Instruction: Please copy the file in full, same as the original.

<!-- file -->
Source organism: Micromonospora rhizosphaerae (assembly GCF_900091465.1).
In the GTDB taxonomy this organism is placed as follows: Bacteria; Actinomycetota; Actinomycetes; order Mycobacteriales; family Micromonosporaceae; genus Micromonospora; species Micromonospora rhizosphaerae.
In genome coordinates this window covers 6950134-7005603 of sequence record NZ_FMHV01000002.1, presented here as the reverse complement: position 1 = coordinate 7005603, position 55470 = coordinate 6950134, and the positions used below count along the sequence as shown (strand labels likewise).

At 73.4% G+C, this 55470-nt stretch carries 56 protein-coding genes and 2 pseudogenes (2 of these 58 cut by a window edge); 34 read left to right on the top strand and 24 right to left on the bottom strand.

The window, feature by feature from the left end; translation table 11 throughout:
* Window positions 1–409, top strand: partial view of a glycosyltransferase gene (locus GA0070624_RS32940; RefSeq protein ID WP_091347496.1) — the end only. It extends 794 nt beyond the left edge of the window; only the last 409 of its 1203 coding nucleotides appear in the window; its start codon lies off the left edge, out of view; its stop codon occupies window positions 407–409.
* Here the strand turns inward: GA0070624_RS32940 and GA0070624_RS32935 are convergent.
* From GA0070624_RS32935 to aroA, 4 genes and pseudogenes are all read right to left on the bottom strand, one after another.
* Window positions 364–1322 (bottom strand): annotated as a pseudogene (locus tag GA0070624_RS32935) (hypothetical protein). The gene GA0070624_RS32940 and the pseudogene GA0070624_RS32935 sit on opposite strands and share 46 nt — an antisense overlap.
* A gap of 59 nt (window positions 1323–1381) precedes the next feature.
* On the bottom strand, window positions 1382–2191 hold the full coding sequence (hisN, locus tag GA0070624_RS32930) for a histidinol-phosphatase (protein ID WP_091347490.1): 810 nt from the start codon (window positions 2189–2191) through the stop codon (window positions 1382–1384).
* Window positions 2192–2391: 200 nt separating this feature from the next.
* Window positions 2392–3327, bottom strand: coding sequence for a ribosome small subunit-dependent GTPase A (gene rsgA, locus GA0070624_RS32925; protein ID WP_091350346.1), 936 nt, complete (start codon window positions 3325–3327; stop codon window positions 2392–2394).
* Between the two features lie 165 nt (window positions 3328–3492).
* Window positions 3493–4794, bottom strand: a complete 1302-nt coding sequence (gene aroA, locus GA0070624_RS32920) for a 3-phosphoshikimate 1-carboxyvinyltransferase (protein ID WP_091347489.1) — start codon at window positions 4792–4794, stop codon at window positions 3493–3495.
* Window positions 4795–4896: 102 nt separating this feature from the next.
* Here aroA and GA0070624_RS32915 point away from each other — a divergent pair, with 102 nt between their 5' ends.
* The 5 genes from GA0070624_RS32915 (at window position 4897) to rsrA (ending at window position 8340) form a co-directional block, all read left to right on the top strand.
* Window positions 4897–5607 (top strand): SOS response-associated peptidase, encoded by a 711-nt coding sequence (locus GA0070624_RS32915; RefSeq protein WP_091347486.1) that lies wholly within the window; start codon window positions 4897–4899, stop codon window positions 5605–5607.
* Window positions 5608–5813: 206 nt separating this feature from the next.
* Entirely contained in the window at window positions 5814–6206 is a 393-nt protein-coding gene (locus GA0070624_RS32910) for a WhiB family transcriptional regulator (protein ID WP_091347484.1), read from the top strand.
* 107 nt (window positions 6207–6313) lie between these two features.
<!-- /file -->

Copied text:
Source organism: Micromonospora rhizosphaerae (assembly GCF_900091465.1).
In the GTDB taxonomy this organism is placed as follows: Bacteria; Actinomycetota; Actinomycetes; order Mycobacteriales; family Micromonosporaceae; genus Micromonospora; species Micromonospora rhizosphaerae.
In genome coordinates this window covers 6950134-7005603 of sequence record NZ_FMHV01000002.1, presented here as the reverse complement: position 1 = coordinate 7005603, position 55470 = coordinate 6950134, and the positions used below count along the sequence as shown (strand labels likewise).

At 73.4% G+C, this 55470-nt stretch carries 56 protein-coding genes and 2 pseudogenes (2 of these 58 cut by a window edge); 34 read left to right on the top strand and 24 right to left on the bottom strand.

The window, feature by feature from the left end; translation table 11 throughout:
* Window positions 1–409, top strand: partial view of a glycosyltransferase gene (locus GA0070624_RS32940; RefSeq protein ID WP_091347496.1) — the end only. It extends 794 nt beyond the left edge of the window; only the last 409 of its 1203 coding nucleotides appear in the window; its start codon lies off the left edge, out of view; its stop codon occupies window positions 407–409.
* Here the strand turns inward: GA0070624_RS32940 and GA0070624_RS32935 are convergent.
* From GA0070624_RS32935 to aroA, 4 genes and pseudogenes are all read right to left on the bottom strand, one after another.
* Window positions 364–1322 (bottom strand): annotated as a pseudogene (locus tag GA0070624_RS32935) (hypothetical protein). The gene GA0070624_RS32940 and the pseudogene GA0070624_RS32935 sit on opposite strands and share 46 nt — an antisense overlap.
* A gap of 59 nt (window positions 1323–1381) precedes the next feature.
* On the bottom strand, window positions 1382–2191 hold the full coding sequence (hisN, locus tag GA0070624_RS32930) for a histidinol-phosphatase (protein ID WP_091347490.1): 810 nt from the start codon (window positions 2189–2191) through the stop codon (window positions 1382–1384).
* Window positions 2192–2391: 200 nt separating this feature from the next.
* Window positions 2392–3327, bottom strand: coding sequence for a ribosome small subunit-dependent GTPase A (gene rsgA, locus GA0070624_RS32925; protein ID WP_091350346.1), 936 nt, complete (start codon window positions 3325–3327; stop codon window positions 2392–2394).
* Between the two features lie 165 nt (window positions 3328–3492).
* Window positions 3493–4794, bottom strand: a complete 1302-nt coding sequence (gene aroA, locus GA0070624_RS32920) for a 3-phosphoshikimate 1-carboxyvinyltransferase (protein ID WP_091347489.1) — start codon at window positions 4792–4794, stop codon at window positions 3493–3495.
* Window positions 4795–4896: 102 nt separating this feature from the next.
* Here aroA and GA0070624_RS32915 point away from each other — a divergent pair, with 102 nt between their 5' ends.
* The 5 genes from GA0070624_RS32915 (at window position 4897) to rsrA (ending at window position 8340) form a co-directional block, all read left to right on the top strand.
* Window positions 4897–5607 (top strand): SOS response-associated peptidase, encoded by a 711-nt coding sequence (locus GA0070624_RS32915; RefSeq protein WP_091347486.1) that lies wholly within the window; start codon window positions 4897–4899, stop codon window positions 5605–5607.
* Window positions 5608–5813: 206 nt separating this feature from the next.
* Entirely contained in the window at window positions 5814–6206 is a 393-nt protein-coding gene (locus GA0070624_RS32910) for a WhiB family transcriptional regulator (protein ID WP_091347484.1), read from the top strand.
* 107 nt (window positions 6207–6313) lie between these two features.